We Are East Idaho: Blackfoot
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BLACKFOOT — It may not be particularly large, but Blackfoot certainly has an impact on eastern Idaho.
The community of around 12,000 people is situated between the region’s two largest population centers and it heavily impacts both Idaho Falls and Pocatello. Blackfoot is home to the Eastern Idaho State Fair — one of the largest and longest running events in eastern Idaho.
Blackfoot is also home to many large and innovative businesses that bring workers in from throughout the region. The community has a rich agricultural history and has been dubbed the “Potato Capital of the World.”
Eastern Idaho State Fair
Without a doubt, one of the best examples of Blackfoot’s pull on the region is the annual Eastern Idaho State Fair.
Started in 1902, organizers often refer to the fair as a “giant family reunion.” It’s an annual get-together where people come to socialize, shop, compete, be entertained, and most of all, to eat.
While it started small as a mere cattle show, nowadays the nine-day event brings roughly 250,000 people to Blackfoot from a 16-county region and beyond. Those people all have a variety of reasons for visiting and many interesting stories to tell.
“I remember growing up as a kid and going to the fair. This was the place Mom got excited about because she got to see the Bosch man,” Fair General Manager Brandon Bird said. “The Bosch man had all the new gizmos for her Bosch mixer. This was the place where you came to get goods and services that were just far enough away you waited until (the fair) to able to come and enjoy them.”
Over the 117 years, the fair has hosted a variety of entertainers — both large and small.
In 1973, the fair invited a young aspiring singer who was on the brink of what would become a very successful career in country music. Tanya Tucker was 14 years old at the time, and prior to performing, she toured the fair exhibits and was fascinated with a newborn litter of pigs.
“(Tanya) just fell in love and really wanted one,” Livestock Secretary Darlene Hatch said.
So the owners of the piglets decided to gift her one. Several boys bathed the piglet, put a Pampers diaper on it and rubbed it down with Lilac bath powder.
Hatch drove one of the boys and the piglet in a golf cart to the stage where Tucker was performing.
“It was in a box, and when he opened it to show us, the smell that came out of that box — a combination of Pampers and Lilac — was a lot worse than an unbathed piglet would have been,” Hatch said.
Tucker excitedly accepted the piglet on stage. After the show, she managed to sneak it back to her hotel and eventually on an airplane to take home. Hatch says Tucker had an uncle that took the pig and raised it on a ranch.
Some of the other big names to visit the fair include Tim McGraw, Kenny Chesney, Reba McEntire, Martina McBride, Rascal Flatts, Nickelback and many others. Sometimes the entertainment has been much simpler.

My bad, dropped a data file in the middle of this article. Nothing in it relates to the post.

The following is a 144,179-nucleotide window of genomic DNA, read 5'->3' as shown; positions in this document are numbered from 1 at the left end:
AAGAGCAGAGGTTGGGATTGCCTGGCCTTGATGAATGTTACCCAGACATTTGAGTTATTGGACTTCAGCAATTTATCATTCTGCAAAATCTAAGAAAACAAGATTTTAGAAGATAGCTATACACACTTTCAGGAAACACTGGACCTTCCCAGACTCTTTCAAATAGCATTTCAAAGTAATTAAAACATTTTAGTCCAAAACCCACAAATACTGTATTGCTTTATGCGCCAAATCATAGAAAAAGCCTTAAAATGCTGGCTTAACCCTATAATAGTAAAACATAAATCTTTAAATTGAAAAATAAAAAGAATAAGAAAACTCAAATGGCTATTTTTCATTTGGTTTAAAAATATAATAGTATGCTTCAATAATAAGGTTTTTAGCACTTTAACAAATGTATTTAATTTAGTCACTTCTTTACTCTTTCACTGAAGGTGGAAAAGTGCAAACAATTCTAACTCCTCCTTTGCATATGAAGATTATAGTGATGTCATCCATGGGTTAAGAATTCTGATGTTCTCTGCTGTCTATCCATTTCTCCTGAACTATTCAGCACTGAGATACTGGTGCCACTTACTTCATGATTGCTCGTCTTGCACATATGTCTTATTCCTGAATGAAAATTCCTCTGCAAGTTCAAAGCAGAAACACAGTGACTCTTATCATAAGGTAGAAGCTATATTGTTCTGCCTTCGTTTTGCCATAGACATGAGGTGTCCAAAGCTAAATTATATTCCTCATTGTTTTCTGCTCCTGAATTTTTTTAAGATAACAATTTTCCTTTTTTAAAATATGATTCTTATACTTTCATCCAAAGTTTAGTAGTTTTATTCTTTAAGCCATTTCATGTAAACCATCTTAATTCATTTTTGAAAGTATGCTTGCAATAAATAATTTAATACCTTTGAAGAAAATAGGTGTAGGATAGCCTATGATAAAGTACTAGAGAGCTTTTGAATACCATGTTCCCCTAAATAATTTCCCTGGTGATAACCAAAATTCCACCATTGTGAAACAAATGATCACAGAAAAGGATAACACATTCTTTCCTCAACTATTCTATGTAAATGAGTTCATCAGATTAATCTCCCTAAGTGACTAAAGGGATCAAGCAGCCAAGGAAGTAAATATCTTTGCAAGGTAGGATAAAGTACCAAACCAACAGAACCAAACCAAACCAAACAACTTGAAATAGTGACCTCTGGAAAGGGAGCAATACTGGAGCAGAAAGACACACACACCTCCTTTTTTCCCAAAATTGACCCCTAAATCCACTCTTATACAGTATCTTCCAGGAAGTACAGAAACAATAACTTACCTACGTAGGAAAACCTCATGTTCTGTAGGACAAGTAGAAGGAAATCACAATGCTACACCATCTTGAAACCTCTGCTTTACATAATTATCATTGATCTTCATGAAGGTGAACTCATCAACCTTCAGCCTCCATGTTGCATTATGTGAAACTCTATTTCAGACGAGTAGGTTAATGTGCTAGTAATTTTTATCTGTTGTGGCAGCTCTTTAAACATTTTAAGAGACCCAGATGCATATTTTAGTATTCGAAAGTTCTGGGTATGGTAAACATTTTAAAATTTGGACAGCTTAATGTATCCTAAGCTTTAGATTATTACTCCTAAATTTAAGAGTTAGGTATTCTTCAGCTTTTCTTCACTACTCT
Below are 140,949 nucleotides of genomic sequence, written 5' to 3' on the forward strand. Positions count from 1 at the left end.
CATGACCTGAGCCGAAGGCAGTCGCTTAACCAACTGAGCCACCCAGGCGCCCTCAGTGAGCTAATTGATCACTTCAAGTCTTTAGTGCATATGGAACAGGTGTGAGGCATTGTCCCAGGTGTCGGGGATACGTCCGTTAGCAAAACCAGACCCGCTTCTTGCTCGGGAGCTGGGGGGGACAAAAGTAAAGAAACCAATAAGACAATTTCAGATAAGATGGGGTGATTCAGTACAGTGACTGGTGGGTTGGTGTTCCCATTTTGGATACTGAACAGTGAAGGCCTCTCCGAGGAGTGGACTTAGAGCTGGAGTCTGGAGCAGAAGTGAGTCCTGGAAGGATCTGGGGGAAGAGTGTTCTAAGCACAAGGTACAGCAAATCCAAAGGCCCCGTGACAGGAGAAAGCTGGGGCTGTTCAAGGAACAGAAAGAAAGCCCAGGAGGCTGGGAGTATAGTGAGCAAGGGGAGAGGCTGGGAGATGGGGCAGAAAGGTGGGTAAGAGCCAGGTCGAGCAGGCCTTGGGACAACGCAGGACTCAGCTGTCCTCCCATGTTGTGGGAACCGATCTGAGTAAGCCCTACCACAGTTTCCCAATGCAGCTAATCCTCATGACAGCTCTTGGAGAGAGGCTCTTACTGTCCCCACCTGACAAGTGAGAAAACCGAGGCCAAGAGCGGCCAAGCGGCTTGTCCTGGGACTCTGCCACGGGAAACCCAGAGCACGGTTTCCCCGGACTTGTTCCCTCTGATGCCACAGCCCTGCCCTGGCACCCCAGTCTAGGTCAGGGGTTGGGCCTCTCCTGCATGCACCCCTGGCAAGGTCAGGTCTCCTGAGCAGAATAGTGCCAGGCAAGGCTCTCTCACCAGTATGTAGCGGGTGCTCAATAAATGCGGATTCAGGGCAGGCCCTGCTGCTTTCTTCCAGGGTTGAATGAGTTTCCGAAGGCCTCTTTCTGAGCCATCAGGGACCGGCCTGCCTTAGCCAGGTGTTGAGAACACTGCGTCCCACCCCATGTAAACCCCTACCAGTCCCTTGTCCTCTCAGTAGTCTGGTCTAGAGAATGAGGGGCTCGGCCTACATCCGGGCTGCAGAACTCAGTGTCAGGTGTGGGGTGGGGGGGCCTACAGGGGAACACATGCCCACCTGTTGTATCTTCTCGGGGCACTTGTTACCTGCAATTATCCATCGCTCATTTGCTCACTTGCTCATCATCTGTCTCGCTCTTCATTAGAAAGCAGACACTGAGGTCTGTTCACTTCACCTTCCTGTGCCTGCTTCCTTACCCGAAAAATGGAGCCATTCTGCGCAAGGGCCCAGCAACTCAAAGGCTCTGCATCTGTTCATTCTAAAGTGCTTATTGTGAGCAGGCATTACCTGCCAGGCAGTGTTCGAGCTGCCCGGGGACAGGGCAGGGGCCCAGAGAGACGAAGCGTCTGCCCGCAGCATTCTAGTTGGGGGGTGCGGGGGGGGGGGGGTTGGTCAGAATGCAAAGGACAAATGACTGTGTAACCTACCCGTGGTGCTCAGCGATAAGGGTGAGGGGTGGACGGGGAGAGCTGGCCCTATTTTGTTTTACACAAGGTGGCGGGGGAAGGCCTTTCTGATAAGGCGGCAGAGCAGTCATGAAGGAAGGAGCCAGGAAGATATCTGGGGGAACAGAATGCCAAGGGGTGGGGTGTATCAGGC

In 1904, the featured attraction was a “lady balloonist,” according to a city history written by local historian Lois Bates.
In 1906, a steam-powered merry-go-round was debuted at the fair. A newspaper editorial at the time encouraged everyone to go see it “even if it interfered with business.”
And the fair does impact local businesses in Blackfoot. During fair time, many local restaurants and entertainment venues see a decline in revenue and attendance. But at the same time, the fair also brings in millions of dollars that are distributed to vendors throughout eastern Idaho.
Some people even get a little creative with moneymaking during fair time. Fairground Superintendent Barry Adams says some neighbors have bought and held empty lots near the fairground just to sell parking to patrons during the fair. Adams says one nearby resident makes an entire year’s housing payment just on the revenue he brings in from selling parking.
So whether you’re buying or selling at the fair, eating, being entertained, or just visiting with friends — it’s clear the fair is something that keeps Blackfoot near and dear to the hearts of many eastern Idahoans.
“People come back to the fair because there is something special here,” Bird said. “It’s a people thing and it’s a lot of fun. Memories are made at the Eastern Idaho State Fair.”
How Blackfoot began
The history of Blackfoot began quite a few years before the start of the Eastern Idaho State Fair.
The community’s earliest history began at Stevens Stage Stop in 1866, where “tired and hungry travelers were welcomed and fed by Fredrick and Finetta Stevens in a log building just a stone’s throw from the Blackfoot River,” according to Bates’ city history.
The stage stop closed in 1872, but the Stevens family stayed in the area and eventually opened a general store in what would become Blackfoot. A community began to develop in the area.
But it wasn’t until the Utah Northern Railroad surveyed and developed the area for a new rail line between Ogden (in the Utah Territory) and Butte (in the Montana Territory) that things really started to pick up. The line was completed on Dec. 24, 1878, when the first train arrived in Blackfoot.